Washington: Commonly shared wind musical instruments harbour germs which can be a source of infection, a recent study has indicated.
Germs survive for several days in wind instruments like the clarinet, flute and saxophone, said Stuart Levy, professor of molecular biology and microbiology at the Tufts University School of Medicine, who led the study.
"We found that disease-causing germs survive on commonly-shared instruments for one to two days," he said.
"Thousands of children share musical instruments in elementary and high school each year but there is no established standard for cleaning those instruments," Levy added.
The International Journal of Environmental Health research reports that early research has proved that shared wind instruments are conducive to bacteria and people who play them have recurring sore throats and airway inflammation.
"We tested to see if microorganisms that can cause sickness could survive in or on parts of a used instrument," said study co-author Bonnie Marshall, research associate in the Levy Lab at Tufts, according to a Tufts statement.
The researchers collected samples from clarinets, flutes and saxophones and found living bacteria as well as mould or yeast on all instruments.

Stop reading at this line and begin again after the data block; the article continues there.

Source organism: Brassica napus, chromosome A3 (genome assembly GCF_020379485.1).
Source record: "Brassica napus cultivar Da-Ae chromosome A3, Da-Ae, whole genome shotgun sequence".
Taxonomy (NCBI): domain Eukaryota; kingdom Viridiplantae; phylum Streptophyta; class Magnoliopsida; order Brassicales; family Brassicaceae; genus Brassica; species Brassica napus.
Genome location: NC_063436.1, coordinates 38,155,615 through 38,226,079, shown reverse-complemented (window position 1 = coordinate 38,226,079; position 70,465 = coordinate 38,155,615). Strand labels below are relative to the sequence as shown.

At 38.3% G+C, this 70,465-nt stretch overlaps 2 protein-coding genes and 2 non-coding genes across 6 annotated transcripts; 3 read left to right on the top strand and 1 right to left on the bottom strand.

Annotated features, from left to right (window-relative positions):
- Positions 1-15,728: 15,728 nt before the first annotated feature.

Using a pump and an aerosol generator, they simulated playing and applied E. coli, Staphylococcus, a form of bacteria and another deactivated strain of tuberculosis bacteria to a clarinet.
Culturing bacteria from the clarinet, they found that bacteria survived from a few hours to a few days.
The researchers noted that these potentially disease-causing microorganisms also survived on and inside instruments. Wooden reeds and mouthpieces were found to retain the greatest quantities of germs.
"Although hygienic practices increasingly are being encouraged, in part by the swine flu epidemic and methicillin-resistant Staphylococcus aureus (MRSA) outbreaks, our results suggest that cleaning shared wind instruments should also be encouraged, especially in schools," Levy said.